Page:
How to use Sparkling Water in Artistic Photography
In this article, I will explain how to use sparkling to capture remarkable pictures. Taking good photographs with this technique is quite easy, so any professional or amateur can benefit from it.
You may wonder how sparkling water can be used in the field of artistic photography. Well, the bubbles it produces when an object is immersed in it can give a unique touch to what would have just been another picture. I hope that the following examples clearly illustrate my point of view:
Bubbles and Paperclips Explosion
What Do You Need?
- Sparkling water
- A container suitable for both the object and image you want to capture
- The objects to be photographed
- Macro lens
- Tripod and remote shutter release (recommended)
As you can imagine, the bubbles are not going to be very large. For this reason, a macro lens is required. Without it will be impossible to get close-up photos like in the examples. To learn more about macro photography, I recommend this article: “Macrophotography”
What objects can be photographed with this technique? I personally use small objects that everyone has at home: pencils, paper clips, straws, etc. For me, the most important thing is not so much the object, but how to convey an idea with that object.
Having chosen the object of the photo, you must now find a proper container. Ideally, this container should be transparent. This allows you more freedom to move, to position the camera to get a good angle, and to move the lights to illuminate the scene at any point of interest. If you use an opaque container, you can only illuminate the scene from above and the resulting will not be as impactful.
Finally, a tripod and shutter release are not required, but they are always great allies for this type of work. You can adjust the frame down to the millimeter, avoid camera shake, and focus precisely where you want. Personally, I could not live without these two items.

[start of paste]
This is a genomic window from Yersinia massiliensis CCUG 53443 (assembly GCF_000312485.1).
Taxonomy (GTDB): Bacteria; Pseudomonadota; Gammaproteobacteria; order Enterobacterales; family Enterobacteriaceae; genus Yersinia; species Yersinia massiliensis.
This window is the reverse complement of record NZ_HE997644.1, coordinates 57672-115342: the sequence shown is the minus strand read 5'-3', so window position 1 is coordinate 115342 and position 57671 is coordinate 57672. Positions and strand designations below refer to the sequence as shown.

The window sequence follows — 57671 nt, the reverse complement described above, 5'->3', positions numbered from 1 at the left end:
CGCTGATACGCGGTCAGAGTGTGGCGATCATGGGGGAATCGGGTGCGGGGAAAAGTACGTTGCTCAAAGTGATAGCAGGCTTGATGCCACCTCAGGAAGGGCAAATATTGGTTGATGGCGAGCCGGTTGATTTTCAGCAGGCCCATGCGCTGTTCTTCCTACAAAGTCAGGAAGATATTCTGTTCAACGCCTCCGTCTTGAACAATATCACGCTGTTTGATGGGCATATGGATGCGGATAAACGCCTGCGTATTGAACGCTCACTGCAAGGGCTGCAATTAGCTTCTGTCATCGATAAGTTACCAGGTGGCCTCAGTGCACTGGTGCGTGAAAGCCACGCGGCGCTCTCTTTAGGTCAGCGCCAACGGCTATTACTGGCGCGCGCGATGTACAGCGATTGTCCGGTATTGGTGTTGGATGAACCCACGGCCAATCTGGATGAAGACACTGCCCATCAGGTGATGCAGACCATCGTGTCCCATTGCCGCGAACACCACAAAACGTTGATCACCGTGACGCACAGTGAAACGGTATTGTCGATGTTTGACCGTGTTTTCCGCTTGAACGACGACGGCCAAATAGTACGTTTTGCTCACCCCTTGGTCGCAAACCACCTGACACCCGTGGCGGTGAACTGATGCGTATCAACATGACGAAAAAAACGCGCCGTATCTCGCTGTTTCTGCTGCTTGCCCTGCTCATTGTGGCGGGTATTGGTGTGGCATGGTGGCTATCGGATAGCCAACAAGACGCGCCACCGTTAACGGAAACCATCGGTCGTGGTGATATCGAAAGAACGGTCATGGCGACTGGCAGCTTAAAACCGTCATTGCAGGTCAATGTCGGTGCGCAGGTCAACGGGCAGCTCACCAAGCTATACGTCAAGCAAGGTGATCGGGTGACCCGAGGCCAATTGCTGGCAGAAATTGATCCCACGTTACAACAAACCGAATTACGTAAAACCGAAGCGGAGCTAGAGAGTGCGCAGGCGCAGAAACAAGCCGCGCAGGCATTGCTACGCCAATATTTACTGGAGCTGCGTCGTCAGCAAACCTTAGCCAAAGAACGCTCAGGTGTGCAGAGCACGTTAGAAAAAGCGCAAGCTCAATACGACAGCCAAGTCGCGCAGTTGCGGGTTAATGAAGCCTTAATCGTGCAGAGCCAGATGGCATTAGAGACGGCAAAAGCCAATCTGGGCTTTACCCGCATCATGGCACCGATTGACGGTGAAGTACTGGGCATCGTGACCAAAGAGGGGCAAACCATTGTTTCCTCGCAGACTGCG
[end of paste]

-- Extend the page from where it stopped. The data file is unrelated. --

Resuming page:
Creating the First Bubbles
Creating the bubbles is simple; any object immersed in sparkling water is quickly surrounded by thousands of bubbles. To save time in post-production work, clean the object before immersing it to remove dust and other unwanted particles. This will prevent you from having to clean annoying spots, such as those in the picture below. Keep in mind that depending on the objects photographed, you should change the water regularly to ensure particles are not an issue.
Which Is the Best Sparkling Water to Use?
I tried several brands of sparkling water, and have not noticed any significant difference between them. In a session, you can use several bottles so I recommend the most affordable option, as it will not affect the final image.
Taking the First Photos
The first thing to note is that the bubbles are transparent and in many ways, they are similar to photographing glass. Therefore, special care must be taken with light use. You can find more information about light use in the ‘Glass Photography Techniques’ tutorial. Another important aspect to consider is exposure time. Bubbles come and go quickly, especially when the object is first immersed. You can proceed in two ways:
1) Wait a few seconds for the bubbles to become stable. However, you should note that this will reduce the number of bubbles that attach to your object.
2) Shoot as soon as the object is immersed at a shutter speed of between 1/200 and 1/500 to prevent spots that result from the bubbles moving or burstingShoot as soon as the object is immersed at a shutter speed of between 1/200 and 1/500 to prevent spots from the bubbles exploding or moving around.
There is a third, alternative, option that can also help you successfully achieve good compositions.
Bubble Race on Paperclips Track
3) If your object floats or is not too heavy, you can prepare the composition without water first. Place the object so that it cannot move, then immerse it carefully and take the picture. This option works well if you are shooting more than one object at a time because multiple objects can be difficult to group. If you try to move them once submerged, moving one object could cause the others to move as well, disrupting the grouping pattern.
Taking photographs using sparkling water is easy and rewarding. You will be thrilled by the fast results and unique images. The biggest challenge is to find the perfect object for your picture. While this can seem intimidating, I bet that if you take your eyes off the screen and look around, you will start to get some good ideas.
I encourage you to try it for yourself. It is a perfect winter weekend project.